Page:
Hurricane Ike's 9-Foot Floods to Bring "Certain Death"
for National Geographic News
|September 12, 2008|
Hurricane Ike's expected massive storm surge and flooding have prompted National Weather Service officials to issue a rare and chilling "certain death" warning as the storm barrels toward the Texas coast tonight.
(See Hurricane Ike photos.)
"We rarely issue this warning unless there is a severe, impending catastrophe," said Chris Sisco, a meteorologist at the National Hurricane Center in Miami. "It's very serious."
The warning reads: "Neighborhoods that are affected by the storm surge and possibly entire coastal communities will be inundated during the period of peak storm tide.
"Persons not heeding evacuation orders in single-family, one- or two-story homes may face certain death. Widespread and devastating personal property damage is likely elsewhere."
Sisco said Ike's storm surge—a mound of water created by a hurricane's winds—could reach 20 feet (6.1 meters) around the center of the storm.
And the surge could be "funneled" as it is driven inland into some bays and rivers, causing the surge to rise to as much as 25 feet (7.6 meters) in some places, he said.
(Watch a video of a hurricane's storm surge.)
The National Weather Service advisory also warned that in some places, floodwaters could be as much as 9 feet (2.7 meters) deep more than 1 mile (1.6 kilometers) inland.
The center of Hurricane Ike is expected to make landfall late Friday night or early Saturday morning near Galveston, Texas, about 50 miles (80 kilometers) south of the metropolitan city of Houston.
As of Friday morning, Ike was a Category 2 hurricane with peak winds of about 105 miles (169 kilometers) an hour.
But the storm could strengthen to a Category 3 hurricane with winds of at least 111 miles (179 kilometers) an hour just before it makes landfall.
Ike's worst impact on Texas will be from flooding, not from high winds, Sisco said.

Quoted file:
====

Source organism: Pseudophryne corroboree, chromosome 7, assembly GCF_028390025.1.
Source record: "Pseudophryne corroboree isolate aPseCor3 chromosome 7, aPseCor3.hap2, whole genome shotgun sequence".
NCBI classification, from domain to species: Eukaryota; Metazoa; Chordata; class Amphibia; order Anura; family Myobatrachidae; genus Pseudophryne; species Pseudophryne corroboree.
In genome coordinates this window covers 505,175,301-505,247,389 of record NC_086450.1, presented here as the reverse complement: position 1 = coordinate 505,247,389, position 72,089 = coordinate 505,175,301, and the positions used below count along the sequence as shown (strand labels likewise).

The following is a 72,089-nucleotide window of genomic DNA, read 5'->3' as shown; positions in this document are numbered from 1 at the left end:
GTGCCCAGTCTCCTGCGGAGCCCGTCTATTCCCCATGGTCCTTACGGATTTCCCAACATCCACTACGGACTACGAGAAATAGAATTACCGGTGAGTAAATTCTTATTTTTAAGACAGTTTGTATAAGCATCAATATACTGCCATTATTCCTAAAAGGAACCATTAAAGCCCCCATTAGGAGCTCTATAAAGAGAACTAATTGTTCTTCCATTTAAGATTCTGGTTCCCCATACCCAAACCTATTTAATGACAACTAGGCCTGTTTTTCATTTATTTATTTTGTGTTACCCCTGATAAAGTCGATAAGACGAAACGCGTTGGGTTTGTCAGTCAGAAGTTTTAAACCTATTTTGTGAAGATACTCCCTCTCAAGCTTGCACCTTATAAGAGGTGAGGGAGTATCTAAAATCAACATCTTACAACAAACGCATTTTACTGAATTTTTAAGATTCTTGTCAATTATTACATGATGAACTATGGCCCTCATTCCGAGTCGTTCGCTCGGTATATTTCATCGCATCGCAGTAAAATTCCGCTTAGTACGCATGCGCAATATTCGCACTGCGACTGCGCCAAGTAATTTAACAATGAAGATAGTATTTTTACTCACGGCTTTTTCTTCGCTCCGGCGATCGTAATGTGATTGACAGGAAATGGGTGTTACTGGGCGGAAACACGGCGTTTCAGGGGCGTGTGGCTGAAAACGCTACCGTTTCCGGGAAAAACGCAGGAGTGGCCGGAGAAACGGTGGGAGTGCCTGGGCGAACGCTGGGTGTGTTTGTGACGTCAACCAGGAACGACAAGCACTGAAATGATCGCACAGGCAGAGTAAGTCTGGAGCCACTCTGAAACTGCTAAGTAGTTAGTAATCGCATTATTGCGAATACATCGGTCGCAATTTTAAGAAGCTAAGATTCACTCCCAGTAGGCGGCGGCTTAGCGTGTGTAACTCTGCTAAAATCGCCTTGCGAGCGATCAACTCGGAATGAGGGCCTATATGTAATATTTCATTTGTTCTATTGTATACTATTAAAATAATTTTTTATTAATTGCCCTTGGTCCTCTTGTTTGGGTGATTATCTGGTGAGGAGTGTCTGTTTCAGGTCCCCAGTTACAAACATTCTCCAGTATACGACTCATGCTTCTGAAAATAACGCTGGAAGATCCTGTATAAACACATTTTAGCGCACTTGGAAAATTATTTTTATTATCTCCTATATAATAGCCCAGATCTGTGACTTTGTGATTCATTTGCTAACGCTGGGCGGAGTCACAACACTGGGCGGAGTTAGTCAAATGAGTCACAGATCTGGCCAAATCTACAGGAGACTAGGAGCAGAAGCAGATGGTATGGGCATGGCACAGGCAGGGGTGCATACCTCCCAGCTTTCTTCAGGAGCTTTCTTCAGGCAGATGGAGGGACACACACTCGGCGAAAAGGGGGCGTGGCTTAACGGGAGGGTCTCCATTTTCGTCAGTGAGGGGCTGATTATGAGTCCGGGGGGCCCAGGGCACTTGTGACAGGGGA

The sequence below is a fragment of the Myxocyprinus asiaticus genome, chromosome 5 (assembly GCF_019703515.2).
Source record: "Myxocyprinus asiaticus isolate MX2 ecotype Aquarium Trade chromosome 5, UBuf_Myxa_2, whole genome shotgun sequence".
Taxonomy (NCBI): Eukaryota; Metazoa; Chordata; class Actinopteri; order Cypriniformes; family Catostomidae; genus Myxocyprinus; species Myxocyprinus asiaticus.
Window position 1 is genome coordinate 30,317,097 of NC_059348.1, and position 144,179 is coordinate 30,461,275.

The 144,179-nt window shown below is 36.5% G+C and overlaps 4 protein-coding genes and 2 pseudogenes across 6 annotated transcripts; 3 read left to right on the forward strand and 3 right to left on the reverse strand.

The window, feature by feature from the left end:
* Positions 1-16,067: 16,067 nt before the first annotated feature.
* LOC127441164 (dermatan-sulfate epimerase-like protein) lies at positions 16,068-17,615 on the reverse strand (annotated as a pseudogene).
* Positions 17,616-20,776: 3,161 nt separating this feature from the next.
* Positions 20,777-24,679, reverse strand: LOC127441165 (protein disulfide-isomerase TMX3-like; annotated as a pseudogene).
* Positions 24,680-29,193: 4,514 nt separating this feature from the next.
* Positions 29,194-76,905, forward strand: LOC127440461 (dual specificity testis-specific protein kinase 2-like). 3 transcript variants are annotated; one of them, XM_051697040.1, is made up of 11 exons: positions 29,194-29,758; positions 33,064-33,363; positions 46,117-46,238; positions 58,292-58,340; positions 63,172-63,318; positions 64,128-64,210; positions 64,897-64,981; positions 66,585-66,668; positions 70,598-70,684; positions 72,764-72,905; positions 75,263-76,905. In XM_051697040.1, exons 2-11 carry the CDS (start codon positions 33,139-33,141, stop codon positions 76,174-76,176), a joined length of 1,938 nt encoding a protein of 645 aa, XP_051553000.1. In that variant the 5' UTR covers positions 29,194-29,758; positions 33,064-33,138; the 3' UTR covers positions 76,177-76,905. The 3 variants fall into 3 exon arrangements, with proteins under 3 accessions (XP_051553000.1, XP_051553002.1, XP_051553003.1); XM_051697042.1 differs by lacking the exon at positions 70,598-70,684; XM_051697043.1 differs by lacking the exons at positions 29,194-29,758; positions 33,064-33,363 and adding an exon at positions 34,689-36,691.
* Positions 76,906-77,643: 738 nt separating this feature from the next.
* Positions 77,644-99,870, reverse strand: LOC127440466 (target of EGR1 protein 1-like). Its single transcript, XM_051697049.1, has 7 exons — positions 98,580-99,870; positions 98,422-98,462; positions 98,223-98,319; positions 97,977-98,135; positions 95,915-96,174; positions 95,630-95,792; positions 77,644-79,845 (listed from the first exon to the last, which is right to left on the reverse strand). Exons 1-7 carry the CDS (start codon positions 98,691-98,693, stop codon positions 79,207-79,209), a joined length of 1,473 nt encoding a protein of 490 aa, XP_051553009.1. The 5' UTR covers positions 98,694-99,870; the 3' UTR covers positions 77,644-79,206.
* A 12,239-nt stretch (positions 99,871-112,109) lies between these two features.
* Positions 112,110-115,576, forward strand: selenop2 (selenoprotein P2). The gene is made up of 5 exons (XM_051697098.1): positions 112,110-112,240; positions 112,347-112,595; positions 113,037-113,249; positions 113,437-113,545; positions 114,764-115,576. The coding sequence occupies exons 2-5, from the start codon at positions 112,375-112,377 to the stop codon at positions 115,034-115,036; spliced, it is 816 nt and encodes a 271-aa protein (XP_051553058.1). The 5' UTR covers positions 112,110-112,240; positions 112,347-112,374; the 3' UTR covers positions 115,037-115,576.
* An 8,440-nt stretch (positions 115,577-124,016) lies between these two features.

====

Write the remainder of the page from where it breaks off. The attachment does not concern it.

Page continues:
Tides already are 3 to 5 feet (0.9 to 1.5 meters) above normal along the Texas coast, said Wendy Wong, a meteorologist with the Houston-Galveston office of the National Weather Service.
Ike's surge may be high enough to go over Galveston's 17-foot (5.2-meter) seawall, which was built after the catastrophic hurricane of 1900 killed at least 6,000 people in that city.
(Related: "In Texas, Rita Stirs Memories of U.S.'s Deadliest Storm" [September 23, 2005].)
The threat of long-lasting flooding from Ike prompted the National Weather Service to issue the sternly worded warning.
The storm surge combined with the hurricane's winds could also create "battering waves" near the coast, the advisory said.
"Such waves will exacerbate property damage with massive destruction of homes, including those of block construction."
A similar warning was issued in advance of Hurricane Katrina in August 2005.
Instead of striking Texas, that hurricane sent a huge storm surge into New Orleans and the coast of Mississippi, causing catastrophic damage.
Moving the Ocean
One reason for Ike's massive storm surge is that the storm has put much of the Gulf of Mexico into motion, according to Keith Blackwell, a meteorologist with the University of South Alabama's Coastal Weather Research Center in Mobile.
"This storm is moving a huge amount of ocean with it, because of its huge size," Blackwell said.
(See an image of Hurricane Ike from space.)
Ike's tropical storm-force winds of up to 73 miles (117.5 kilometers) an hour extend more than 225 miles (362 kilometers) from its center, Blackwell said.
Ike struck eastern Cuba earlier this week as a powerful Category 4 hurricane with winds exceeding 131 miles (211 kilometers) an hour. (Watch video of waves crashing over buildings in Cuba.)
The storm weakened to a minimal hurricane when it moved into the Gulf of Mexico Tuesday.
Ike was expected to quickly regain strength over the Gulf's warm waters, but Blackwell said the storm was hampered by wind shear—or high-level winds—which disrupted its organization and slowed its strengthening.
The wind shear could diminish as Ike gets closer to the Texas coast, and this might allow the storm to regain some of its intensity, Blackwell said.
The last time Texas faced a storm of such magnitude was Hurricane Alicia in 1983, Blackwell said. That storm was a Category 3 hurricane with winds of about 115 miles (185 kilometers) an hour.
Willie Drye is author of Storm of the Century: the Labor Day Hurricane of 1935, published by National Geographic Books.
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